So my literary loves tend to be in other genres where you can have a long-running series with the same protagonists. Currently my harem of the mind includes Lord Peter Wimsey, Richard Sharpe, Marcus Didius Falco, and Joscelin Verreuil from Jacqueline Carey’s Kushiel series. If I had to pick one, it’d probably be Joscelin. Or maybe Falco–he’d be a fun husband. With Lord Peter I’d be afraid I couldn’t keep up with him intellectually, and much as I adore Sharpe, I think I’d like someone a bit more restful and domesticated for everyday life!
    As for the heroes I invent…well, I’ve got at least one I’m having trouble letting go of. He’s my favorite character of any of I’ve ever created, and I was heartbroken when his book didn’t sell after a couple of near misses. I’ve now switched genres and am working on an alternate history, set about 6 years before that unsold romance. One day I thought idly, “I wonder what Jack (the hero) would be doing in my alternate world.” And then it hit me that he would TOTALLY have been in the right place to be in the center of my invented events, and he was just the right sort to play an Everyman-Warrior foil and ally to my aristocratic protagonist. So I’m recycling the character. When I first told a CP about it, I said I knew it was self-indulgent of me, but, dang it, I’m going to keep writing Jack until an editor buys him, and maybe if I’m very, very lucky, it’ll be in a format where I can give him a dozen or twenty books and have readers fall in love with him the way I have with Sharpe, Wimsey, etc!

    Reply
  49. I don’t usually fall in love with romance heroes, because you get a different hero in each book, and 250-400 pages just isn’t enough for me to make that kind of commitment. 🙂 I read romance for the satisfaction of seeing a well-paired hero and heroine and watching their romance grow.
    So my literary loves tend to be in other genres where you can have a long-running series with the same protagonists. Currently my harem of the mind includes Lord Peter Wimsey, Richard Sharpe, Marcus Didius Falco, and Joscelin Verreuil from Jacqueline Carey’s Kushiel series. If I had to pick one, it’d probably be Joscelin. Or maybe Falco–he’d be a fun husband. With Lord Peter I’d be afraid I couldn’t keep up with him intellectually, and much as I adore Sharpe, I think I’d like someone a bit more restful and domesticated for everyday life!
    As for the heroes I invent…well, I’ve got at least one I’m having trouble letting go of. He’s my favorite character of any of I’ve ever created, and I was heartbroken when his book didn’t sell after a couple of near misses. I’ve now switched genres and am working on an alternate history, set about 6 years before that unsold romance. One day I thought idly, “I wonder what Jack (the hero) would be doing in my alternate world.” And then it hit me that he would TOTALLY have been in the right place to be in the center of my invented events, and he was just the right sort to play an Everyman-Warrior foil and ally to my aristocratic protagonist. So I’m recycling the character. When I first told a CP about it, I said I knew it was self-indulgent of me, but, dang it, I’m going to keep writing Jack until an editor buys him, and maybe if I’m very, very lucky, it’ll be in a format where I can give him a dozen or twenty books and have readers fall in love with him the way I have with Sharpe, Wimsey, etc!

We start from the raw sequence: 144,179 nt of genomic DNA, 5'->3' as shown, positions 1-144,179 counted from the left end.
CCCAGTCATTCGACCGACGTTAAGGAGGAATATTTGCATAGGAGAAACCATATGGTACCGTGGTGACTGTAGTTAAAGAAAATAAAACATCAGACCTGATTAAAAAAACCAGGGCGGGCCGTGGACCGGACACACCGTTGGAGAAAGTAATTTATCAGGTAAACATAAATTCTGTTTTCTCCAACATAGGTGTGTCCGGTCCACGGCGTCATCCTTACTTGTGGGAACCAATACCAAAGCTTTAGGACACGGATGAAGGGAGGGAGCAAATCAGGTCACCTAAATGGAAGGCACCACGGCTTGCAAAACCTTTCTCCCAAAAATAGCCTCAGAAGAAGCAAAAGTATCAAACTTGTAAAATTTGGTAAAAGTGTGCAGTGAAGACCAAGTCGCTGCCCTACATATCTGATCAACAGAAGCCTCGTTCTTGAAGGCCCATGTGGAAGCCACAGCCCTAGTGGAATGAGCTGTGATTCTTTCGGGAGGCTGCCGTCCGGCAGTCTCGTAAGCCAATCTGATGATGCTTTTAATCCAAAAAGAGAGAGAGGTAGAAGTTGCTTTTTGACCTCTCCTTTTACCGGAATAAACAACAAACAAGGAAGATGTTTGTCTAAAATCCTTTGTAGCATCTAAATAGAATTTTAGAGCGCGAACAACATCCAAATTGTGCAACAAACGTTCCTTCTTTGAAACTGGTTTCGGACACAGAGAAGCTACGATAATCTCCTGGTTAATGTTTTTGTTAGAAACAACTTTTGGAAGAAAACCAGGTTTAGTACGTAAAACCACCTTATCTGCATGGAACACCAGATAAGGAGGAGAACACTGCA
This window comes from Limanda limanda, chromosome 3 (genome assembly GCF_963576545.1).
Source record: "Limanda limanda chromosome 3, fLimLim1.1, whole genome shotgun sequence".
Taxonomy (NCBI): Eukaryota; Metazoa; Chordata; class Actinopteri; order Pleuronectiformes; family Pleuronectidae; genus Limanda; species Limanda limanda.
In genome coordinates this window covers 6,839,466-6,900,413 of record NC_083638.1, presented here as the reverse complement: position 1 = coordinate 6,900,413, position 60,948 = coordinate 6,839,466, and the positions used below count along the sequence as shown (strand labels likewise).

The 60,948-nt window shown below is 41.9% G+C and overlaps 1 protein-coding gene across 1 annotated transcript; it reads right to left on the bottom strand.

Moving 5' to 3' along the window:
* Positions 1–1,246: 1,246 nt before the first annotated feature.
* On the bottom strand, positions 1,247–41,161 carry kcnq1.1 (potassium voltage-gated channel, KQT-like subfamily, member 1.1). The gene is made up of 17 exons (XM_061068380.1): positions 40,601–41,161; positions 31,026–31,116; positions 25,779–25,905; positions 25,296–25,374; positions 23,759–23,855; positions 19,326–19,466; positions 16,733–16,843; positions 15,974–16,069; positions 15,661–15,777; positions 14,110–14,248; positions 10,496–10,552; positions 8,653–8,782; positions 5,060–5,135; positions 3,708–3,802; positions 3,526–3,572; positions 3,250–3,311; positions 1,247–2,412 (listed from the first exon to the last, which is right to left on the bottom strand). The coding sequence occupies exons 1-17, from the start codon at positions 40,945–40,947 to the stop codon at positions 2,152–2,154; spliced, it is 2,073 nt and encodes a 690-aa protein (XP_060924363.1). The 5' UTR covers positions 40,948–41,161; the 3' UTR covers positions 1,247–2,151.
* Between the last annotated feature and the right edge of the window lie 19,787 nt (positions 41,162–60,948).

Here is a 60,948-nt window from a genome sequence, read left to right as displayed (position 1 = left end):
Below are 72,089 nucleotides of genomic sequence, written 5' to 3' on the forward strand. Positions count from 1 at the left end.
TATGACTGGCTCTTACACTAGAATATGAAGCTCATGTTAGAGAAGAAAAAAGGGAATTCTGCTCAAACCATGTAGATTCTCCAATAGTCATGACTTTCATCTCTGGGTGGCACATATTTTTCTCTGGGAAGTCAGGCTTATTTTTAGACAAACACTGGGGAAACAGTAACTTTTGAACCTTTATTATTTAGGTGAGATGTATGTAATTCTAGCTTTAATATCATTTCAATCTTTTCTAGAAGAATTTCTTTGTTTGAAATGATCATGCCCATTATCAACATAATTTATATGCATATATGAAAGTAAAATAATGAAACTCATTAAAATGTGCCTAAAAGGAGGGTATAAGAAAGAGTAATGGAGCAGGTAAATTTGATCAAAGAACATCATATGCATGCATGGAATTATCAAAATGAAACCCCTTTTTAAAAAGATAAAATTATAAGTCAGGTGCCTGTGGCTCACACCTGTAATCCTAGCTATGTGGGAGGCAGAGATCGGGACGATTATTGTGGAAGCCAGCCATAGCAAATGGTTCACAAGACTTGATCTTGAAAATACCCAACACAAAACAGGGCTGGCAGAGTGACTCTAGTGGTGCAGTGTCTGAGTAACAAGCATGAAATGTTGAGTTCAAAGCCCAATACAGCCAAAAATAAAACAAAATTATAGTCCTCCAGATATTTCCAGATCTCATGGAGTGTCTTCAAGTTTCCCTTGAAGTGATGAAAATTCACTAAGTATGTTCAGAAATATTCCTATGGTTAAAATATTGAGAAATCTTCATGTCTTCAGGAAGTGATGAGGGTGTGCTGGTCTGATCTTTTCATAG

Reply
  50. I don’t usually fall in love with romance heroes, because you get a different hero in each book, and 250-400 pages just isn’t enough for me to make that kind of commitment. 🙂 I read romance for the satisfaction of seeing a well-paired hero and heroine and watching their romance grow.
    So my literary loves tend to be in other genres where you can have a long-running series with the same protagonists. Currently my harem of the mind includes Lord Peter Wimsey, Richard Sharpe, Marcus Didius Falco, and Joscelin Verreuil from Jacqueline Carey’s Kushiel series. If I had to pick one, it’d probably be Joscelin. Or maybe Falco–he’d be a fun husband. With Lord Peter I’d be afraid I couldn’t keep up with him intellectually, and much as I adore Sharpe, I think I’d like someone a bit more restful and domesticated for everyday life!